My last post was a brief note about Simone Biles and the reporting around her family. I’m still watching a lot of Olympics and I’m traveling, so I’m going to supplement it with a few words about this commentary on that story and some additional thoughts.
The commentary is by Jenn Morson who has a life history similar to Biles’ in at least one important way: She was raised by parents who were not her genetic parents. And so, like Biles, she and her parents endured questions about whether their relationship was “real.” While it’s generally in line with the points I was trying to make in the earlier post, I think she adds a good deal to it because she writes from her own experience.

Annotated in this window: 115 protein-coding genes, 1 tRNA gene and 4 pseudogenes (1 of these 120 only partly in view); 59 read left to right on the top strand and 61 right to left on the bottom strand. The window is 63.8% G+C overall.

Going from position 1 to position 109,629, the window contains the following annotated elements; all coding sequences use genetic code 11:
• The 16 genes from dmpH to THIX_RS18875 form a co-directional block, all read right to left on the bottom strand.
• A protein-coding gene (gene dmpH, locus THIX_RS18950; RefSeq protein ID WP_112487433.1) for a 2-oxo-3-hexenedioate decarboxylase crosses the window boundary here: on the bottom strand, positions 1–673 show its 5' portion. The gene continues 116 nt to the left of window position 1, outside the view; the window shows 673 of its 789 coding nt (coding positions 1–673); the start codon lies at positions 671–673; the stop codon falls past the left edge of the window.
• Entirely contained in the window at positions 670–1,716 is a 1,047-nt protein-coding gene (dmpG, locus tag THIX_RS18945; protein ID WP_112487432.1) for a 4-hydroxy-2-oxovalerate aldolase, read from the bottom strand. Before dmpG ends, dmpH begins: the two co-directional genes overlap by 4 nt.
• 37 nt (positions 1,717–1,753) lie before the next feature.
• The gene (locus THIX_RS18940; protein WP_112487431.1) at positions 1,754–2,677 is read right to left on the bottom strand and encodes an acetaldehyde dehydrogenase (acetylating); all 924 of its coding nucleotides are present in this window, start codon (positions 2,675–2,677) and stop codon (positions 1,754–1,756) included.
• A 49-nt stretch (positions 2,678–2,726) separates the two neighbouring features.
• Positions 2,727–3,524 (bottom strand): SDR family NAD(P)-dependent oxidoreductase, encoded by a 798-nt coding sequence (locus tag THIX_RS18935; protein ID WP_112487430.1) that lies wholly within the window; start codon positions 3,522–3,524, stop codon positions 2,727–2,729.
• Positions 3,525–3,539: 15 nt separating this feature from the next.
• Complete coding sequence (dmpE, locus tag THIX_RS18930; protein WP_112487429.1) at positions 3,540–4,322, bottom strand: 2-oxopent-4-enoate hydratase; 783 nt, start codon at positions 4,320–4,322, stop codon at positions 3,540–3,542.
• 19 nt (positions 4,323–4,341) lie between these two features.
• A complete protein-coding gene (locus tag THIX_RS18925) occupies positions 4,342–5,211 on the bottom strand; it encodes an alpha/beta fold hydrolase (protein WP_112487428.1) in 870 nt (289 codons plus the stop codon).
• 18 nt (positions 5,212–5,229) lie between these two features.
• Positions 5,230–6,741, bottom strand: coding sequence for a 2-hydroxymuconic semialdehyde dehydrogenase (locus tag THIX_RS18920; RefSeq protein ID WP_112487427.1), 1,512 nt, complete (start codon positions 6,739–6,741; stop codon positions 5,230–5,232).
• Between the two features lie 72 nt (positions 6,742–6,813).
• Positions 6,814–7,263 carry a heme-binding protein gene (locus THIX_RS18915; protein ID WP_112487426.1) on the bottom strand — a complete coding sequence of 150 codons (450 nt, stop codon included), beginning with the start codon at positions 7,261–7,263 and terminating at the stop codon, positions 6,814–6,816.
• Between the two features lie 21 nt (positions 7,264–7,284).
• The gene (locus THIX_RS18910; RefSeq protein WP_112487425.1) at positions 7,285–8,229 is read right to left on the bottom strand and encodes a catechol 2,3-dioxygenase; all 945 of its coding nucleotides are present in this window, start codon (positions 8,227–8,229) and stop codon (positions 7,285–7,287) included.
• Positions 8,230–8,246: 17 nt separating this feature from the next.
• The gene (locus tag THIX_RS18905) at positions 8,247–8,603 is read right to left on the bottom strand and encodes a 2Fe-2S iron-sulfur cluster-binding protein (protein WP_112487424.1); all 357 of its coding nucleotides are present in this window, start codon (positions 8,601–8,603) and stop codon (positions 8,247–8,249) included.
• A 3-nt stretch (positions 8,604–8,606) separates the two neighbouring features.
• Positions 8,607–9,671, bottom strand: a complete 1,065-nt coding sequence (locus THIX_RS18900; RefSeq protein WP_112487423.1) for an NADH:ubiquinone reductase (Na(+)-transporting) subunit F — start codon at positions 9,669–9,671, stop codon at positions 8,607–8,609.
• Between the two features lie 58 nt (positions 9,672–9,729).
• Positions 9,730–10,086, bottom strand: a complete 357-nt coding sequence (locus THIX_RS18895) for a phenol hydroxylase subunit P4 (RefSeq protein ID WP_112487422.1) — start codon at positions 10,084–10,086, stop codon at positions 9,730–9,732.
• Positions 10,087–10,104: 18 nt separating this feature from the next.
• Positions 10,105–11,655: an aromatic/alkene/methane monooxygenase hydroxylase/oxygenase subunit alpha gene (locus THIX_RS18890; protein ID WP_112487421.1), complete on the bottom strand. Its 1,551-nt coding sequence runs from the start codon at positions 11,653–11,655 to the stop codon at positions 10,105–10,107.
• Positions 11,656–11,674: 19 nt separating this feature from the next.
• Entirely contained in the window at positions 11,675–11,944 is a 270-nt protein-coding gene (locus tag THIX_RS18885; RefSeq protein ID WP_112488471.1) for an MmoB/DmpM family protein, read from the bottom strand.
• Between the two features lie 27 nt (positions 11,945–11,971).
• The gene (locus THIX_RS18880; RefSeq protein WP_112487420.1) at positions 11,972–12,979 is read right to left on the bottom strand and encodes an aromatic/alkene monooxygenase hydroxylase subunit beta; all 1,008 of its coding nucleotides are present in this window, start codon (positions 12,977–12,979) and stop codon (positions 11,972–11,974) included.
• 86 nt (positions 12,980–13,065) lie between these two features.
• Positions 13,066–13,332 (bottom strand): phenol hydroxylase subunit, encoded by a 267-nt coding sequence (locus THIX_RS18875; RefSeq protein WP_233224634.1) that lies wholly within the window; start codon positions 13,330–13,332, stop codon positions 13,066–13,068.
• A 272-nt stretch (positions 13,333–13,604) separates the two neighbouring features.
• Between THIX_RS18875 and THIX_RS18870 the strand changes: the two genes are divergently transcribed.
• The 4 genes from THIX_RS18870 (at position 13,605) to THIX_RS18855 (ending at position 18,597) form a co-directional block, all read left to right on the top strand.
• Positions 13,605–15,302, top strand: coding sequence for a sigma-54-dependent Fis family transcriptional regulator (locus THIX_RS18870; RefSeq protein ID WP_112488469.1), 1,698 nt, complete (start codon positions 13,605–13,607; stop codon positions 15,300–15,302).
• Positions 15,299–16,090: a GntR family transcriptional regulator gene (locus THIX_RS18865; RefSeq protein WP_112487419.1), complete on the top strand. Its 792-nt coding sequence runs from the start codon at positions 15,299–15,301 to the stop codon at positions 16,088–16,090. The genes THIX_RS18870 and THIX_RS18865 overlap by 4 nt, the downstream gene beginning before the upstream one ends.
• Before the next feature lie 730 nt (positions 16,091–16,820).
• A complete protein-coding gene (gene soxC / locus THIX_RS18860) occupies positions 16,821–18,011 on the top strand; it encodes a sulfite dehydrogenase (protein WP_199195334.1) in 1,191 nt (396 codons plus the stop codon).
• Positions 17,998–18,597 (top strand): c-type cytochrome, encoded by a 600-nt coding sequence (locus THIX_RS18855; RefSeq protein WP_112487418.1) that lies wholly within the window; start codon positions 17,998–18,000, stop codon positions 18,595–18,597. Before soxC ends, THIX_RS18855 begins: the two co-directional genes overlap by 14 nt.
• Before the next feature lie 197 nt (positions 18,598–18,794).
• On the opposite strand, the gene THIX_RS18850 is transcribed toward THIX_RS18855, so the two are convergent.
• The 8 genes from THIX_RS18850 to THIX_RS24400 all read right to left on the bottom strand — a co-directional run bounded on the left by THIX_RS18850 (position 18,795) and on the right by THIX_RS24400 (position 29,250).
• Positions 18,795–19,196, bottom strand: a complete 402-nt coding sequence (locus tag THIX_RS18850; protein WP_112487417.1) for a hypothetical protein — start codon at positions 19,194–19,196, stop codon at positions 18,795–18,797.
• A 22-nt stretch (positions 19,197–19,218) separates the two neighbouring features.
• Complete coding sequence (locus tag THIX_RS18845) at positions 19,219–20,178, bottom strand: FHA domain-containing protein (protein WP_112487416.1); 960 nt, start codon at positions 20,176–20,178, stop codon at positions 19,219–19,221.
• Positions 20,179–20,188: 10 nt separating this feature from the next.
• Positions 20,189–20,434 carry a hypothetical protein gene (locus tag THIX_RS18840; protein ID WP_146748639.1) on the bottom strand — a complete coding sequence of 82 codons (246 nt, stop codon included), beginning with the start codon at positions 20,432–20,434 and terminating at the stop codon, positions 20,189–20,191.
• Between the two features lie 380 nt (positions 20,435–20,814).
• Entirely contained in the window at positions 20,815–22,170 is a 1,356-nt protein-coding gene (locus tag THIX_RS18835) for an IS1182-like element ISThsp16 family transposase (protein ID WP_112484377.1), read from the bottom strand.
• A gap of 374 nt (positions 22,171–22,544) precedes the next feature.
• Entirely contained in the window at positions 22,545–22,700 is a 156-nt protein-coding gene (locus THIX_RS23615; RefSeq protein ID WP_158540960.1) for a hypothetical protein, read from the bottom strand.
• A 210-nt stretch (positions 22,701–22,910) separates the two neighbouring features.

It’s also made me think a bit more about how to describe the question that lie at the heart of these encounters. Perhaps what is at stake here is what “parent” in its unmodified form means? I think everyone would agree with the statement “Simone Biles is being raised by adoptive parents who are not genetic parents.” Where trouble begins is when you ask “Who are her parents?” or “Are these people her parents?” These formulations leave us to fill in our own modifier. And if you default to “genetic parents” then the grandparents are not parents, while if you default to the meaning Morson uses, then the grandparents are parents.
Does it matter what we mean when we use the unmodified “parent?” I think it does. In most common usage, language is not so precise. We don’t always use the modifiers. So the fight shifts to who gets to claim the unmodified parent–who is a parent in the most usage?
In the end I think this is about more than language. I’m pretty sure that the language in common use shapes how we think. So while I want to continue to use the modifiers for clarity, I don’t want to lose sight of the importance of the unmodified parent.